Ah! The School Girl Report series from Germany, sigh. There are 14 of these gems spanning the entirety of the 70’s, the golden decade of porn. This whole series is truly the epitome of a guilty pleasure. The films are mostly just prurient soft core sex movies about teenagers, kind of like Fast Times at Ridgemont High but with a little more nudity and sex. However unlike its American counter parts these German films feature a more pointed and strident political message about “today’s youth.” The narrator describes the growing wave of new sexual mores with both fear and admiration.
Even though the films are clearly peddling a chance to see boobies the ideological context is entertaining and gives the whole series a kind of self-righteous bravado. Enterprising young ladies seduce teachers, priests, uncles, classmates, and each other with abandon. Their motivations are almost exclusively whimsical and impulsive. The films depict women as openly desirous and sexual. I suppose that these school girl films were akin to what was happening in France with the Emmanuelle movies but because Emmanuelle movies were French the characters were aloof and obnoxious and the sex was cold and stagey. The German films feature assertive and, dare I say, empowered young women having fun. I always appreciated Věra Chytilová’s Czech film Daisies as radical simply because women weren’t supposed to have that much fun.
The titles of the School Girl Report films were uninspired. They were just School Report 1, School Report 2 and so on. However they each came with a subtitle that was enticing: “What parents Don’t Think Is Possible,” “What Parents Must Never Know,” “What all Parents Should Know,” “Every Girl Starts Sometime,” or “What Parents Find Unthinkable.” They sound like the teasers that the network news shows use to keep their audience through the commercial break.
Ernst Hofbauer, the director of the School Girl Report Series presented these films as educational documentaries based on true stories gleaned from Dr. Günther Hunold’s research in the 1960s. Dr. Hunold was apparently Germany’s version of Dr. Kinsy. In making these films Hofbauer presented himself not as a pornographer but as reporter examining the dangerous new trends among Germany’s youth, although he clearly seems to sympathize with them at least part of the time. Its all these puffy pretensions that make the films enjoyable.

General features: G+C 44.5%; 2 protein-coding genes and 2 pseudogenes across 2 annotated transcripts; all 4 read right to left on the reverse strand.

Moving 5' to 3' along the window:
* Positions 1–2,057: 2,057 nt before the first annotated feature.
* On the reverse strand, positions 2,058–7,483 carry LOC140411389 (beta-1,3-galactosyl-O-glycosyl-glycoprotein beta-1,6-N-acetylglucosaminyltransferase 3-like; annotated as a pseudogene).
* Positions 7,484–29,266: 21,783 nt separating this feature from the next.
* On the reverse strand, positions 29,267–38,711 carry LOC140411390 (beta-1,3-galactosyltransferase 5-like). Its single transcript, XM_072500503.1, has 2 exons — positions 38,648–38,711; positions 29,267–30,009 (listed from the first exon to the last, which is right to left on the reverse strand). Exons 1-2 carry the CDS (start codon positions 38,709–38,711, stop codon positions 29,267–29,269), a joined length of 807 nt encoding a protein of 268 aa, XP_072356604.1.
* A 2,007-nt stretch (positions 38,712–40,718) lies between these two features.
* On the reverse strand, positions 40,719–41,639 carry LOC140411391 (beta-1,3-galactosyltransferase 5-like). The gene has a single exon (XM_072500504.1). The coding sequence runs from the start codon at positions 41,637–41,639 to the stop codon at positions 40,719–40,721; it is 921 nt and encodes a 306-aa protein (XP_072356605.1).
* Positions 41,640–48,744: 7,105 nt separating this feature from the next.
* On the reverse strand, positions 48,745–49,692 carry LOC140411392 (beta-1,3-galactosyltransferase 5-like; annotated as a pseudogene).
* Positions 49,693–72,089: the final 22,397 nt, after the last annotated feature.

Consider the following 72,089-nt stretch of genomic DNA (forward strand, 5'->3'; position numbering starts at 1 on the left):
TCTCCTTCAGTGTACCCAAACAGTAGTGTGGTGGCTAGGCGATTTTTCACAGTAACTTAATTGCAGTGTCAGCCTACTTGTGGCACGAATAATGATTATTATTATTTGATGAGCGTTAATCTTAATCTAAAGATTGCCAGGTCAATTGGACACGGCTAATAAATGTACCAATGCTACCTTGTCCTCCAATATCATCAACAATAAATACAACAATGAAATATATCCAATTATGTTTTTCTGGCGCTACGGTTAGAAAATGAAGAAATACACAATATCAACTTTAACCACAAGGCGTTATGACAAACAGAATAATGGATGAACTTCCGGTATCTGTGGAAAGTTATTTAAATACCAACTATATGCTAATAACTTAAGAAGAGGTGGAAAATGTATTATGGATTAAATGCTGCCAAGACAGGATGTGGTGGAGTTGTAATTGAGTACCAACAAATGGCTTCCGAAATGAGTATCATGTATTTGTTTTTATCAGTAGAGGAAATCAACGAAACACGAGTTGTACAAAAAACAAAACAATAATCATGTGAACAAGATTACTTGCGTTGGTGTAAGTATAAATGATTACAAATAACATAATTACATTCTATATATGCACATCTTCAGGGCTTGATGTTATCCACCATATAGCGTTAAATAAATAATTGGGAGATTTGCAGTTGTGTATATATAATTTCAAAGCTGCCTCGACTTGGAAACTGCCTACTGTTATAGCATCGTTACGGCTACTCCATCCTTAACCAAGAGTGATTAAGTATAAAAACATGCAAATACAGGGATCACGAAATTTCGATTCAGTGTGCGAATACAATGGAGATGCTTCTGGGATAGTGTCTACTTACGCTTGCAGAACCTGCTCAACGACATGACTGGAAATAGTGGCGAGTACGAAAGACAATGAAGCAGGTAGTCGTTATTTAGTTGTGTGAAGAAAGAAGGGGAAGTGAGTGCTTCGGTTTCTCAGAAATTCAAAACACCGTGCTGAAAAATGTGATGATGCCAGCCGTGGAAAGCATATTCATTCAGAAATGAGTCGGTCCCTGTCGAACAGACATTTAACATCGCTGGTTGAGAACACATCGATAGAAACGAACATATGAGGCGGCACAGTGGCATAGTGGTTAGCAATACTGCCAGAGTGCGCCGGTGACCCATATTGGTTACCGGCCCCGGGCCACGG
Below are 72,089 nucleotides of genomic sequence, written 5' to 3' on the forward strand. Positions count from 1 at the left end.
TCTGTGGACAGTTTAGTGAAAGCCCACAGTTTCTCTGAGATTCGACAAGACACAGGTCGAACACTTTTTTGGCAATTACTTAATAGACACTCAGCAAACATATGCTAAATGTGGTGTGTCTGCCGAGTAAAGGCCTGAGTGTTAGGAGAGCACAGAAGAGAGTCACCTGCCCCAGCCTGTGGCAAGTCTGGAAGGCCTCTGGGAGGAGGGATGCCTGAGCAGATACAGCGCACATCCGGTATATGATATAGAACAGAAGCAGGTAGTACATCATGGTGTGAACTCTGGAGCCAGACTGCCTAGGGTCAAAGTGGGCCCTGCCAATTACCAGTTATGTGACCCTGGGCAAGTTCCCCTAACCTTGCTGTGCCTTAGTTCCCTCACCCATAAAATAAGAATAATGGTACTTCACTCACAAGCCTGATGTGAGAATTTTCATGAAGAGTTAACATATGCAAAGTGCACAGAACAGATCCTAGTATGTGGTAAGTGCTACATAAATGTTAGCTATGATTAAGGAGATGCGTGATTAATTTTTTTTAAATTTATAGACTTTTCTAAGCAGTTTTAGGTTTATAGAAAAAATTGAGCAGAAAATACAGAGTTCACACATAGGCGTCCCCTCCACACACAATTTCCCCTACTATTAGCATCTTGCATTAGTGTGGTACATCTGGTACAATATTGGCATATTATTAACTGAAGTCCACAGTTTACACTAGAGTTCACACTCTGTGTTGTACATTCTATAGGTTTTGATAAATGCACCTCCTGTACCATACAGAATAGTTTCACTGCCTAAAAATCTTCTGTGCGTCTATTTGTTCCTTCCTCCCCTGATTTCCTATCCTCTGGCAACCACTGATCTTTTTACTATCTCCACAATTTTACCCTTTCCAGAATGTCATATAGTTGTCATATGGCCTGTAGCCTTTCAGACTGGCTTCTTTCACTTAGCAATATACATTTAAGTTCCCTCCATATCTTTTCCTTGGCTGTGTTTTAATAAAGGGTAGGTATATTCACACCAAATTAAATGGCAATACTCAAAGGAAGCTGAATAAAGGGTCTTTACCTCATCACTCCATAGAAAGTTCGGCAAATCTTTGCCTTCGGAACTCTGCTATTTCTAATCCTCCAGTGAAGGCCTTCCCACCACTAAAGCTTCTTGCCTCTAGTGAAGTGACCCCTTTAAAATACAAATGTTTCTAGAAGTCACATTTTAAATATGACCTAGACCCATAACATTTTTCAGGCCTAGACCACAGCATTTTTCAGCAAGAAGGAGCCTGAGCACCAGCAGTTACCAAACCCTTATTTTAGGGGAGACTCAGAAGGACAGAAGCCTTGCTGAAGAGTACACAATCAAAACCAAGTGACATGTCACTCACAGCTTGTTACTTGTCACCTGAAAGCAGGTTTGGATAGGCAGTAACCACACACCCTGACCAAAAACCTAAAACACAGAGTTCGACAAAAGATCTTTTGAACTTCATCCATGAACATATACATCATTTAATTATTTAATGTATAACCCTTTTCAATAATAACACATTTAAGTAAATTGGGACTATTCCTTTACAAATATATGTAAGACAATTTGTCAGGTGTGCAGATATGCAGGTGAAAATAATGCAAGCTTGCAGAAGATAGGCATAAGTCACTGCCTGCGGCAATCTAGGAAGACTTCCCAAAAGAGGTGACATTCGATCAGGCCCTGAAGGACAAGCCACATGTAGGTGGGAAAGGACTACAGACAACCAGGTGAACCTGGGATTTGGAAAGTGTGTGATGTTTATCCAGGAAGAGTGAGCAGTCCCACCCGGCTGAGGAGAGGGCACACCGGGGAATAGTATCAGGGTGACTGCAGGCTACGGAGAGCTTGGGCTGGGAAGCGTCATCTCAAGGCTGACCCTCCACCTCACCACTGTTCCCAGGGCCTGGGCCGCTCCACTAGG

In School Girl Report 1 one of the vignettes opens with a shot of school girls playing basketball in leotards. In Kuleshov fashion the scene is intercut with shots of a muscular, young gym teacher observing them, but his facial expression is inscrutable. While we watch, the narrator speaks, “Our daughters today are aware of emancipation and the equality of men and women. Probably one of the most crucial trends of our century. Men and women are to be equal in their abilities, performances and demands. But this idea of equality can also lead to excesses such as sexual aggressiveness on the part of women. This creates situations unimaginable in the past.”
The ratio of ideology to sex predictably shifted over the years. The first installment in the series mixed the short sex vignettes with what appear to be genuinely spontaneous interviews with people passing by on the street. Women are abruptly stopped and asked about masturbation and their sex life. There are also little one room dramas depicting family tension over sexual values and behavior. Most of these elements dropped away as the series went on and were replaced with more nookie. I actually think the later films are better. They took themselves less seriously and admitted more readily to what they were doing, while still retaining enough ideological message to be interesting.
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